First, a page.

Dendritic cells (DCs) represent important mediators at the interface of innate and adaptive immunity. Our research focuses on the immune regulatory phenotype of DCs, which can be induced following stimulation via toll-like receptor ligands such as lipopolysaccharide (LPS). We identified the p38 substrate MAPK-activated protein kinase 2 (MK2) as a potential candidate molecule involved in directing DCs into the regulatory phenotype. As we are interested in enhancing effector T cell functions in the context of DC-based cancer immunotherapy, we investigated the role of MK2 in inflammation and immune regulation mediated by DCs using both conditional MK2 knock-out mice (CD11cCre-MK2fl/fl) and the MK2-specific small molecule kinase inhibitor MK2-I3.

Bone marrow- and tissue-derived murine DCs lacking MK2 activity exhibit an enhanced potential to differentiate TH1 effector cells upon LPS stimulation. MK2-deficient DCs show an altered cytokine profile leading to significantly increased IL-12 along with reduced IL-10 secretion. These observations correlate with higher levels of phosphorylated p38 and a down-modulation of JAK/STAT3 signaling. Accordingly, numbers of IFN-γ producing CD4+ T cells, as well as proliferation and cytotoxicity of CD8+ T cells are elevated as demonstrated in vitro and in vivo using ovalbumin as a model antigen. In a murine experimental autoimmune encephalomyelitis (EAE) model, we saw severely enhanced disease progression in CD11cCre-MK2fl/fl mice compared to wildtype littermate controls. We found clinical EAE manifestation to be mediated via IFN-γ producing cells, as symptoms are abrogated upon administration of an IFN-γ blocking antibody. Finally, we studied effects of MK2 deficiency in DCs on tumor growth in murine transplantable B16 and MC-38 models, showing significantly reduced tumor growth in CD11cCre-MK2fl/fl mice upon DC activation by administration of LPS together with whole tumor cell lysate as compared to wildtype littermate controls. Furthermore, in a model of DC-based immunotherapy, LPS-activated MK2-I3-treated DCs exhibit enhanced capacity to reduce tumor burden after injection into wildtype tumor bearing mice.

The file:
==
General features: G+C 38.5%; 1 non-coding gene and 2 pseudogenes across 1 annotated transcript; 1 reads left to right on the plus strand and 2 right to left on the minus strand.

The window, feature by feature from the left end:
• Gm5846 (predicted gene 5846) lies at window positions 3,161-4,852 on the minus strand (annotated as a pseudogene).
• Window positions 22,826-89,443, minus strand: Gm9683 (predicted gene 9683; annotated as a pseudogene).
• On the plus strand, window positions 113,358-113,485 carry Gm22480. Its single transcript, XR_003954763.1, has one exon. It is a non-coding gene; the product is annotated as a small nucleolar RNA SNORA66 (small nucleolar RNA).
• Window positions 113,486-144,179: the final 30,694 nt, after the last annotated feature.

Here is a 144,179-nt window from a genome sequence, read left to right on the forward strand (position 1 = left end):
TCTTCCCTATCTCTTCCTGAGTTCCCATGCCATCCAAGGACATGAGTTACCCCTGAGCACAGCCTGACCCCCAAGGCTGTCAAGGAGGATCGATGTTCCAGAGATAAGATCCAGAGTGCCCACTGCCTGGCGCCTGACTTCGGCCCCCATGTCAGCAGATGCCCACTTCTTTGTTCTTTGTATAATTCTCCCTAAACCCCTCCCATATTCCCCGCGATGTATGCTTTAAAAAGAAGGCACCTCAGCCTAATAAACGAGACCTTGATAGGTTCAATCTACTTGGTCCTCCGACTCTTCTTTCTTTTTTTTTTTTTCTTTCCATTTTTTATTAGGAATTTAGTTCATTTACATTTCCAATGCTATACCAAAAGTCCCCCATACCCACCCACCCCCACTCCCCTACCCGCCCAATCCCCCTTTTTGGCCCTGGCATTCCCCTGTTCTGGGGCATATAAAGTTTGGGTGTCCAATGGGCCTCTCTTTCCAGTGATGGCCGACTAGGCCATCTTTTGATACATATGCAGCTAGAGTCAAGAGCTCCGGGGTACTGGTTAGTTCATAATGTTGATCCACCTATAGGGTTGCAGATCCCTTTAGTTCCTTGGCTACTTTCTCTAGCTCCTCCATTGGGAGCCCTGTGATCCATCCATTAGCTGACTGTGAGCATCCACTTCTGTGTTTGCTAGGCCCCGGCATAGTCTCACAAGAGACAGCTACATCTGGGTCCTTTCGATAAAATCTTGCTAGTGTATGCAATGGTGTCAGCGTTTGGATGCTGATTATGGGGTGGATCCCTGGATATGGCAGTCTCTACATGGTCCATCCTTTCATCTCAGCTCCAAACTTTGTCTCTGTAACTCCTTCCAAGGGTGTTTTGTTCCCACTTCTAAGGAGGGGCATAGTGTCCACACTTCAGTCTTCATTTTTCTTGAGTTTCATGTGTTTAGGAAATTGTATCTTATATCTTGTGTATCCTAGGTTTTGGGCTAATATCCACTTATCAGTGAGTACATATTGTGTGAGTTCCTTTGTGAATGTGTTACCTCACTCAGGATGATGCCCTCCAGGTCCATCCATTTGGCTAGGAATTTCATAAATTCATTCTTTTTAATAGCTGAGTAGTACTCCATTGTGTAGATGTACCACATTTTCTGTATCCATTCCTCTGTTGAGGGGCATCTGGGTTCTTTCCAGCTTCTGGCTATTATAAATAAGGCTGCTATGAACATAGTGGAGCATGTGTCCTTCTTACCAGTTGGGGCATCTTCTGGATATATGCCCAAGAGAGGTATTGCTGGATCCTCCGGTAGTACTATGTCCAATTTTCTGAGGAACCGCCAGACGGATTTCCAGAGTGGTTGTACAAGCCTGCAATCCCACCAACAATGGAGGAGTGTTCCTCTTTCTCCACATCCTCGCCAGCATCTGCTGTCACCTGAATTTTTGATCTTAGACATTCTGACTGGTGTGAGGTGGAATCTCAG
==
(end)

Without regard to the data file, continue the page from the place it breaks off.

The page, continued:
Our data contrast the previously described role of MK2 in pro-inflammatory mechanisms of the p38 signaling route and suggest an additional anti-inflammatory feedback function, which might be important in preventing DCs from prolonging excessive inflammation. Taken together, these findings provide novel strategies for the improvement of current DC-based tumor immunotherapy approaches by enhancing TH1-priming capacities of DCs.

Citation Format: Klara Soukup, Angela Halfmann, Fiona Poyer, Thomas Felzmann, Alexander Michael Dohnal. MAPK-activated protein kinase MK2 attenuates TH1 differentiation mediated by dendritic cells – implications for autoimmunity and cancer immunotherapy. [abstract]. In: Proceedings of the AACR Special Conference: Tumor Immunology and Immunotherapy: A New Chapter; December 1-4, 2014; Orlando, FL. Philadelphia (PA): AACR; Cancer Immunol Res 2015;3(10 Suppl):Abstract nr B46.